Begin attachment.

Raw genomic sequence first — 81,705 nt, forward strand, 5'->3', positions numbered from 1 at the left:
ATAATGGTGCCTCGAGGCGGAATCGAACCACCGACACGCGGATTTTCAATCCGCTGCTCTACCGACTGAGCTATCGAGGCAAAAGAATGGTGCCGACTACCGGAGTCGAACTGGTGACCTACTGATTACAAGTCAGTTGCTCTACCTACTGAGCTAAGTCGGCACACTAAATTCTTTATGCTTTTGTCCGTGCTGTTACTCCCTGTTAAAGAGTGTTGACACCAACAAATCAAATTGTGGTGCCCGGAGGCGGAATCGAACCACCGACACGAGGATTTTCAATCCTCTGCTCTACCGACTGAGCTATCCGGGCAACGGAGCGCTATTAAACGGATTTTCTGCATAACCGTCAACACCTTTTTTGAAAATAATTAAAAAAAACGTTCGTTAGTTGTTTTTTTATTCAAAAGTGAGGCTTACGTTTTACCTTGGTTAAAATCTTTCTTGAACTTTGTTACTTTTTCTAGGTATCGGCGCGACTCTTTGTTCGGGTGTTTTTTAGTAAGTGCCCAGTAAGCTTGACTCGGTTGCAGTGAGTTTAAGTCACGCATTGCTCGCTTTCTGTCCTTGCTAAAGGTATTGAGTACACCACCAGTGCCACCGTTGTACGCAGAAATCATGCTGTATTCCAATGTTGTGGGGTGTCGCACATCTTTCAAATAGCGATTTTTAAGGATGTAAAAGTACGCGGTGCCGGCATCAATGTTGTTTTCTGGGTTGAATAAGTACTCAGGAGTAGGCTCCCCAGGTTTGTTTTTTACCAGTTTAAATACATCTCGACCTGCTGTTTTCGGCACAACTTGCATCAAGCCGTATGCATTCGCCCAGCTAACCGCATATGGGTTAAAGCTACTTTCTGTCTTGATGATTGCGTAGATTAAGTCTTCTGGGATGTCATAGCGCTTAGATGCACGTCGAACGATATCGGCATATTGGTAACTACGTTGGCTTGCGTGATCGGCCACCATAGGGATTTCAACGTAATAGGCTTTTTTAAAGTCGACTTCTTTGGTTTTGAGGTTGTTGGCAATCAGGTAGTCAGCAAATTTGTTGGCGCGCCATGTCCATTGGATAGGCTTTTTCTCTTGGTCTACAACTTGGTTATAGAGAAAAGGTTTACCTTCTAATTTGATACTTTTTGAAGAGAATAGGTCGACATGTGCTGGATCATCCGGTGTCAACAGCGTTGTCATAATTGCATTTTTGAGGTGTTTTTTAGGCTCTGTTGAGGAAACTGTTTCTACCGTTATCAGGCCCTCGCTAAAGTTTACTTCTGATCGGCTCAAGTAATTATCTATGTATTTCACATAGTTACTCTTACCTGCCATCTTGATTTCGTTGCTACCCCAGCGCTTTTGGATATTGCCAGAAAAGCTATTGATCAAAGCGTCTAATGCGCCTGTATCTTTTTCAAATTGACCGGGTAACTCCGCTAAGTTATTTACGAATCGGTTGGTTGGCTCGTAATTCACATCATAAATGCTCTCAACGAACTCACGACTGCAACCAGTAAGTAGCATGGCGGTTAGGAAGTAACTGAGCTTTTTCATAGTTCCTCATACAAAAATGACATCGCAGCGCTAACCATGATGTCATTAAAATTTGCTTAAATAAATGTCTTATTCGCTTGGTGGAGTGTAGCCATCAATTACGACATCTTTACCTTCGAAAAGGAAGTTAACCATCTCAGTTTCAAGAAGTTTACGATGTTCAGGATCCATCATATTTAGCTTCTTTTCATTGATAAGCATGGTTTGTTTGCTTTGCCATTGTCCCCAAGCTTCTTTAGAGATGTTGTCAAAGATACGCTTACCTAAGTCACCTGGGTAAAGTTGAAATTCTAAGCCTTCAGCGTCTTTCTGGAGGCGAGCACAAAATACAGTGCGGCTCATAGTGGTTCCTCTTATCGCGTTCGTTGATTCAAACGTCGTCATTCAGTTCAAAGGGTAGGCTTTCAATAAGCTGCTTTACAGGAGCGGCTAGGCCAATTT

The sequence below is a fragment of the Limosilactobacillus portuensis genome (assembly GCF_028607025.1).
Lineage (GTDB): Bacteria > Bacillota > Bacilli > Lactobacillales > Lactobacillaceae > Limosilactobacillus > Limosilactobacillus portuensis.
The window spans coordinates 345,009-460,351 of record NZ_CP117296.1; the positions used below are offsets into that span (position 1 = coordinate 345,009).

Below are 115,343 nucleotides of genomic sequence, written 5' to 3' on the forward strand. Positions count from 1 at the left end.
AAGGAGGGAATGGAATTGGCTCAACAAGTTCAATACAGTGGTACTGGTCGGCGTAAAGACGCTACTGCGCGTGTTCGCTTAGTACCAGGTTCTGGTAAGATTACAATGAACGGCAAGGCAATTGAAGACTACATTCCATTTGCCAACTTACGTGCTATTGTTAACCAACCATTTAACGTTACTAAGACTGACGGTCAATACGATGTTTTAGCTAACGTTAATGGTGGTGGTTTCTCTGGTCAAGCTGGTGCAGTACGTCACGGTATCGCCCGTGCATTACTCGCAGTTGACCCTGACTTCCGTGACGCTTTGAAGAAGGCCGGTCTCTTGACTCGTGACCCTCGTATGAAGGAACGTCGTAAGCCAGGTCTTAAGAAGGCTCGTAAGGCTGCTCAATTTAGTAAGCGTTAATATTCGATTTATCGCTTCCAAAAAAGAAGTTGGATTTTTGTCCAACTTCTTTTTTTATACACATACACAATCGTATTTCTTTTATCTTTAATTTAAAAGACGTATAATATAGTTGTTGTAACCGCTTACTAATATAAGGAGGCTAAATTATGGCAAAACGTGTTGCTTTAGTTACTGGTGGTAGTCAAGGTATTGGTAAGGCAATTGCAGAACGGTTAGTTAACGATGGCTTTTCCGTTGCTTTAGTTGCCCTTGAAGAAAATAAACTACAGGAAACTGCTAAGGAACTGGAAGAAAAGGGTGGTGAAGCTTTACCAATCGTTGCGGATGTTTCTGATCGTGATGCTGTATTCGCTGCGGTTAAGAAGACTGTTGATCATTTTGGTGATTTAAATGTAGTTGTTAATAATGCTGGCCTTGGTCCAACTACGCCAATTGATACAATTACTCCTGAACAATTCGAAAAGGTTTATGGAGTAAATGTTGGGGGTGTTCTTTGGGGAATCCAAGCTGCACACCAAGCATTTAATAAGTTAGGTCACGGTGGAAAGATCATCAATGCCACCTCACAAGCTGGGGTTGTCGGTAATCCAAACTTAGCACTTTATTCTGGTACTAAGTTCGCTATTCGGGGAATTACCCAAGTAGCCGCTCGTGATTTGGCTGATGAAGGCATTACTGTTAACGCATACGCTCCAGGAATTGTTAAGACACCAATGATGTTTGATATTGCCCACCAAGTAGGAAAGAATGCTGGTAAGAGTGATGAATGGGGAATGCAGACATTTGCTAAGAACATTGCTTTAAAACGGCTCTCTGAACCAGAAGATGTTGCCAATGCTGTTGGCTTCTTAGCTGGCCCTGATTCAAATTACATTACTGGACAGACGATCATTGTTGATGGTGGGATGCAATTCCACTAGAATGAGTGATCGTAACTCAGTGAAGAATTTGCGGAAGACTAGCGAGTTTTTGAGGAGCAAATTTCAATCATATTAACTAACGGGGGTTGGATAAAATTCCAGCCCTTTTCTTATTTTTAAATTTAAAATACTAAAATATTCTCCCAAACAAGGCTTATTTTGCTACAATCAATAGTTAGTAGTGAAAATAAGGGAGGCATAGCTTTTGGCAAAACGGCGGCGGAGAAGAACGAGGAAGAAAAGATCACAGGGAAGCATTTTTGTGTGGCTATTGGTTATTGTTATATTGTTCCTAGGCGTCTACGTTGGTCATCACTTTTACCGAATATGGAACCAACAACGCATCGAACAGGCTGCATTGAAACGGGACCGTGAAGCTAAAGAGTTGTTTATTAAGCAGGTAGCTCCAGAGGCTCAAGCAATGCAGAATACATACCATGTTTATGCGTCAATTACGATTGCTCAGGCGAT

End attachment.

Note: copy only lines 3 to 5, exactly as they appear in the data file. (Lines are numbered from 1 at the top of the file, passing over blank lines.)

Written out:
The sequence below is a fragment of the Limosilactobacillus portuensis genome (assembly GCF_028607025.1).
Lineage (GTDB): Bacteria > Bacillota > Bacilli > Lactobacillales > Lactobacillaceae > Limosilactobacillus > Limosilactobacillus portuensis.
The window spans coordinates 345,009-460,351 of record NZ_CP117296.1; the positions used below are offsets into that span (position 1 = coordinate 345,009).